The trend of migrating business to the cloud has been vastly accelerated through Covid-19, Canalys reports the worldwide cloud market growing 33% in 2020. With lockdowns extended in various regions across the globe, the cloud will remain a vital lifeline for many businesses and education alike. A less obvious beneficiary of this process is Mother Earth. Cloud Computing actually reduces energy consumption, waste and carbon emission.
In many small business and corporate environments, server utilization rates hover around 5 or 10%. This means that you need more servers to get the same amount of work done. With the cloud, utilization rates are typically 60-70% — shared data centers can employ fewer machines to get an equivalent capacity.
The major cloud providers run virtual machines on their servers to limit downtime, install custom cooling systems, automate wherever possible, and so on. An algorithm trained on historical weather data, for example, knows how to tweak a data center’s cooling system in response to the environment, says Joe Kava, Google’s vice president of data centers. This ruthless pursuit of efficiency has helped the data center industry keep its energy needs fairly constant over the past decade.
Microsoft Corporation partnered with WSP USA to conduct a study to highlight the environmental benefits of its cloud services. In a report titled ‘The Carbon Benefits of Cloud Computing: A Study on the Microsoft Cloud,’ WPS found that the Microsoft cloud is up to 93 percent more energy-efficient and can result in 98 percent lower carbon emissions than traditional enterprise data centers
Lawrence Berkeley National Laboratory partnered up with Northwestern University to conduct study, funded by Google, in which they found that moving common software applications used by 86 million U.S. workers to the cloud would amount to cutting the energy use by 87% which can power Los Angeles for a year, the report said. Data center energy consumption is expected to drop by 31 percent in a decade due to the continued adoption of cloud computing.
Most cloud providers and large internet companies are coupling transitions of their data centers to clean energy with strong advocacy for access to renewable options. “Thanks to the leadership and advocacy of companies like Apple, Google, Facebook, and Switch, we are seeing the tech industry make major strides toward powering the internet with clean energy,” said Greenpeace Senior IT Analyst Gary Cook. Both Google and Apple announced they had achieved 100% renewable energy for their global operations in 2017 and 2018 respectively. Microsoft has said to have completed this by 2014.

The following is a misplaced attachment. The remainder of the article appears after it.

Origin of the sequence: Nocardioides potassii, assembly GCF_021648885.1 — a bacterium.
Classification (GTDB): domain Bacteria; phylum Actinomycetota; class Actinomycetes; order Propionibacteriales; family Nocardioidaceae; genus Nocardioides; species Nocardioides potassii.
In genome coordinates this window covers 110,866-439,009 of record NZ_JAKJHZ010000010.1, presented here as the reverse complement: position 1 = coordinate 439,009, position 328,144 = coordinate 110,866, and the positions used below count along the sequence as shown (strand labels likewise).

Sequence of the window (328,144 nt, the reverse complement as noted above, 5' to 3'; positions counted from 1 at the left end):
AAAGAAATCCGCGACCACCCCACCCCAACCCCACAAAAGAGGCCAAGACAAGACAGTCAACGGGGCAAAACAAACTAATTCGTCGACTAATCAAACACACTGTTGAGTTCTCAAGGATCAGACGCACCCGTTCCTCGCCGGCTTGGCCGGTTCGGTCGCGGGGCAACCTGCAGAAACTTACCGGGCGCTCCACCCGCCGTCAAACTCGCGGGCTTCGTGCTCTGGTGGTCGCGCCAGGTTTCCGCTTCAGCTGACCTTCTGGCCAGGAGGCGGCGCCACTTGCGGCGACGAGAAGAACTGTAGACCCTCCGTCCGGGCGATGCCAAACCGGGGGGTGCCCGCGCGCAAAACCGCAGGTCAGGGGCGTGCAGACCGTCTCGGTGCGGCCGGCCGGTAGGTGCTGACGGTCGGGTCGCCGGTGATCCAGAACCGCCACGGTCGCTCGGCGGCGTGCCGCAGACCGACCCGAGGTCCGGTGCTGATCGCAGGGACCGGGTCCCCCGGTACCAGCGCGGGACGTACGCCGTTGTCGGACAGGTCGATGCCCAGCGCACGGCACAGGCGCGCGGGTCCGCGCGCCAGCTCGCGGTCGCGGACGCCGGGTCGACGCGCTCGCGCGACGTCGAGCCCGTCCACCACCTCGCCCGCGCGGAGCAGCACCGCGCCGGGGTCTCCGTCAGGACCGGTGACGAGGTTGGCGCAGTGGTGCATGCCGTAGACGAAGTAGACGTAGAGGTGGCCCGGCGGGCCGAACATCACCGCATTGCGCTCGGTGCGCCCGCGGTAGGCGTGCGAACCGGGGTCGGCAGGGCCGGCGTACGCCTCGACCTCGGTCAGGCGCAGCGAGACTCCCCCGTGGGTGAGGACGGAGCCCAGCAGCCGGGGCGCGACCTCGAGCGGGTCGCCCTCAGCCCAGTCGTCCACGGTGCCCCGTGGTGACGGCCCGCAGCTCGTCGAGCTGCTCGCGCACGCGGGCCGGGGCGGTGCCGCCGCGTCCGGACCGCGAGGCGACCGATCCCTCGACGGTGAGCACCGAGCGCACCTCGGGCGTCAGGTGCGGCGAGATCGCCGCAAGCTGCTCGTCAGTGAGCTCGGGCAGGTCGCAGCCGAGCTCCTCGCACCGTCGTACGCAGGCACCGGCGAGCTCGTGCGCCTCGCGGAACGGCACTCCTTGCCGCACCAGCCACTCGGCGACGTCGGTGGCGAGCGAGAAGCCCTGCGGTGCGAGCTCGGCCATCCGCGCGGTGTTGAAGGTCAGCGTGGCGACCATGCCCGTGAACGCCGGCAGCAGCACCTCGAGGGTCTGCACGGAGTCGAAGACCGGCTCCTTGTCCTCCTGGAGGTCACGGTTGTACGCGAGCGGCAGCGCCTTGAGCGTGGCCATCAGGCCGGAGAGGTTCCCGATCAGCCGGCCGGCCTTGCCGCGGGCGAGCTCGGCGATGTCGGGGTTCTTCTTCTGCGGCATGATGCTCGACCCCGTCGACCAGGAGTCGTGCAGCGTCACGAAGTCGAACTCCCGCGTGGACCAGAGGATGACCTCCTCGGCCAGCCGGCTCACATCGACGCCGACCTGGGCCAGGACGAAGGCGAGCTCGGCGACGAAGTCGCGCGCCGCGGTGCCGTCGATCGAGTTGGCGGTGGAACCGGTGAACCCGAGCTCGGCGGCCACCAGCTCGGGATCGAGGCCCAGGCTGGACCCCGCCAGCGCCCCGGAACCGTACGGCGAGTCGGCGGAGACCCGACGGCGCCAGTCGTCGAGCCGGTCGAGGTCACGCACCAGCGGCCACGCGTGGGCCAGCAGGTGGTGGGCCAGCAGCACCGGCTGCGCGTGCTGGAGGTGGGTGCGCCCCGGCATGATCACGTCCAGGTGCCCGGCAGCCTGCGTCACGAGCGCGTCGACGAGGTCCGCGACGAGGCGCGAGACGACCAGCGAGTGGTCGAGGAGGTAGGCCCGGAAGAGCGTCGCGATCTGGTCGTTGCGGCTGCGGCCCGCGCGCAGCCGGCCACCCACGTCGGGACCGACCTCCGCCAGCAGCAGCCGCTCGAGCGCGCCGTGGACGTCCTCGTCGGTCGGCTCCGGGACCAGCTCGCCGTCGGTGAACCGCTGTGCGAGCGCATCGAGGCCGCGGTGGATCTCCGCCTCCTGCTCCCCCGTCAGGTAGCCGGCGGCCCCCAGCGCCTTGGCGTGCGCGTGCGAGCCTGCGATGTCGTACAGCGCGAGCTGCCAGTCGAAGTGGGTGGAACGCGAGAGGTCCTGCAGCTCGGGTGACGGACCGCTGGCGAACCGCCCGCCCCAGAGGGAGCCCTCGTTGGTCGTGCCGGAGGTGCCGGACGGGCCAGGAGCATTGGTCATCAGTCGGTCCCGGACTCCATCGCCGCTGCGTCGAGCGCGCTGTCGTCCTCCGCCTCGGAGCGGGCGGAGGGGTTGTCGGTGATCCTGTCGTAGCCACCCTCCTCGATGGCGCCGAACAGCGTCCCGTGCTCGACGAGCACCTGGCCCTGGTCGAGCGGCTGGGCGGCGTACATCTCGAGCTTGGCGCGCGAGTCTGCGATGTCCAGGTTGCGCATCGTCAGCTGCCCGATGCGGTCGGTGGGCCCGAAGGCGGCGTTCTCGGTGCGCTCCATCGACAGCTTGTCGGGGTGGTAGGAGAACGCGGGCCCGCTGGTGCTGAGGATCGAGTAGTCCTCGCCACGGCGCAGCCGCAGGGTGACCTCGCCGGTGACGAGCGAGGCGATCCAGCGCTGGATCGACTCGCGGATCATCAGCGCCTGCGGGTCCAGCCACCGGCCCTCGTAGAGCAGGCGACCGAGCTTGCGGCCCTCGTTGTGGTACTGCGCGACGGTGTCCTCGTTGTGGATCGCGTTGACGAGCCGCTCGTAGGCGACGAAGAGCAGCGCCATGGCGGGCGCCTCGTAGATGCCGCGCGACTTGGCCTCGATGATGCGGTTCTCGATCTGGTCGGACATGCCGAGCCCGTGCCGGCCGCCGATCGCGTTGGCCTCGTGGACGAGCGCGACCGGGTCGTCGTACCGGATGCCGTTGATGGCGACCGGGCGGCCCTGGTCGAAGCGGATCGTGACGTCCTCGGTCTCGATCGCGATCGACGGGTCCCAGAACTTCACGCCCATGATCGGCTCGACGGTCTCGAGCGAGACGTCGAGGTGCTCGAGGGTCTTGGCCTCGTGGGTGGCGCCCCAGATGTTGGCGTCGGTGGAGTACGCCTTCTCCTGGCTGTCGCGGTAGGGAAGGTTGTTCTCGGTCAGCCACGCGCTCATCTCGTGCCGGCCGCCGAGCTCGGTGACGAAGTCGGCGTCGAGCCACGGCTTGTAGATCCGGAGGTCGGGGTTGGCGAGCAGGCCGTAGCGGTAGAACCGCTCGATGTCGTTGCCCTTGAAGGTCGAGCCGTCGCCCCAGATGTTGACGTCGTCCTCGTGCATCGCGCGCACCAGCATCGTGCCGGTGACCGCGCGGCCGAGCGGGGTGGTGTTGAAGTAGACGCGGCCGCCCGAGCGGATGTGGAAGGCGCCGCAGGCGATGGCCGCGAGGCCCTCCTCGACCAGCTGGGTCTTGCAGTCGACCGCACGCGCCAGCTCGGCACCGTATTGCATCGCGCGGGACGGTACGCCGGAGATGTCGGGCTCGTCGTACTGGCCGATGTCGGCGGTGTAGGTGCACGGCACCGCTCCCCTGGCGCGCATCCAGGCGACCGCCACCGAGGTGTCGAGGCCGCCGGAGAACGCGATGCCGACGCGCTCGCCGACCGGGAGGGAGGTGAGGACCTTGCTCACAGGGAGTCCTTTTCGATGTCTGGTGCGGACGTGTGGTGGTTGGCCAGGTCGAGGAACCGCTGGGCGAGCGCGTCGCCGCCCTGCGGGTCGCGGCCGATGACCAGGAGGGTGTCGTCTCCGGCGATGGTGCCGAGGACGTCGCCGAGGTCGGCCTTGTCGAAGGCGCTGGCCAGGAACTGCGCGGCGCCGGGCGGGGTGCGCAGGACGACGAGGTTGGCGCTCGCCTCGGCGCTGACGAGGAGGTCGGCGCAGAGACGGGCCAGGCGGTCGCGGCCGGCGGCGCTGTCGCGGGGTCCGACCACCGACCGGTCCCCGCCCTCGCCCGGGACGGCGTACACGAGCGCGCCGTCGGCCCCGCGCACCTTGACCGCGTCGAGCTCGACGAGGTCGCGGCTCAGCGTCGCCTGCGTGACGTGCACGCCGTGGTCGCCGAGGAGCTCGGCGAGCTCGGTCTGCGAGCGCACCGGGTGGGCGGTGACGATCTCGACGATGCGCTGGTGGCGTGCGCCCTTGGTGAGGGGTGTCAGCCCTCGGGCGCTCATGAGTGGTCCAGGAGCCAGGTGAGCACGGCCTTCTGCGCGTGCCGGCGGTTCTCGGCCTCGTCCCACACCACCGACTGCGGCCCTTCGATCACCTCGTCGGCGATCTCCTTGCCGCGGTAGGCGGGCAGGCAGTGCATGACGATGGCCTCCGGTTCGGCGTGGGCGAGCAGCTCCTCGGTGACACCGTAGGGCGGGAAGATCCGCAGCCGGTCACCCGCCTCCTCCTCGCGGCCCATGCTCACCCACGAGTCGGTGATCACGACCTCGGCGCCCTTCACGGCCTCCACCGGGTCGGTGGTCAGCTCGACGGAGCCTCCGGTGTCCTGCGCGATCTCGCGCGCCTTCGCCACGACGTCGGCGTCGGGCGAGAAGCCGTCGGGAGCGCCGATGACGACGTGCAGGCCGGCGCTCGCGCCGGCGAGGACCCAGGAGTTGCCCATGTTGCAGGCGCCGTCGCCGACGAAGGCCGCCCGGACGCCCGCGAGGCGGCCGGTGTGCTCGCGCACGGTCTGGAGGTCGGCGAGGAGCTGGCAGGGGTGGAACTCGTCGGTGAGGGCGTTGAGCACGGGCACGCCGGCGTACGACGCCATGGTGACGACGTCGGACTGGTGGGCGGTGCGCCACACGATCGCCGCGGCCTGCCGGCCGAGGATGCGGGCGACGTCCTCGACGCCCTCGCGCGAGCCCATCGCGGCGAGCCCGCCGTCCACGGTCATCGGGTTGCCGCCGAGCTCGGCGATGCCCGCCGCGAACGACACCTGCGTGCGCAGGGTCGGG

In its commitments to renewable energy Google says it is the “largest corporate buyer of renewable energy in the world,” and in September last year it increased its renewable energy portfolio by 40 percent through power purchase agreements with utilities around the world. These types of deals are designed to fund the construction of new renewable energy projects in exchange for access to their energy once they’re online. The idea, which Google helped pioneer, is to expand renewable resources on the grid.
Microsoft has implemented some unique company policies, including internal carbon taxes that push departments, including the Azure team, to minimize their climate impact. They recently closed a deal for a 74-megawatt solar project and entered a five year hydro power purchase agreement bringing the total renewable energy portfolio to around 1.9 gigawatts, says Brian Janous, general manager of energy and sustainability. In 2018, the company also began experimenting with data centers on the ocean floor, which could lower or eliminate cooling and other energy costs.
Amazon report limited environmental data total carbon footprint: 44.4 million tCO2e. Since this includes all of Amazon’s operations and is not broken out for the Amazon Web Services cloud business, this is not a useful figure. Also, emerging East Asian internet companies are well behind the U.S. market in renewable commitments due in part to fewer clean energy options from monopoly utilities.
Are you looking for more green in your IT solutions? Contact the Joon Team to learn about the economic, environmental, and operational impacts a cloud migration can deliver.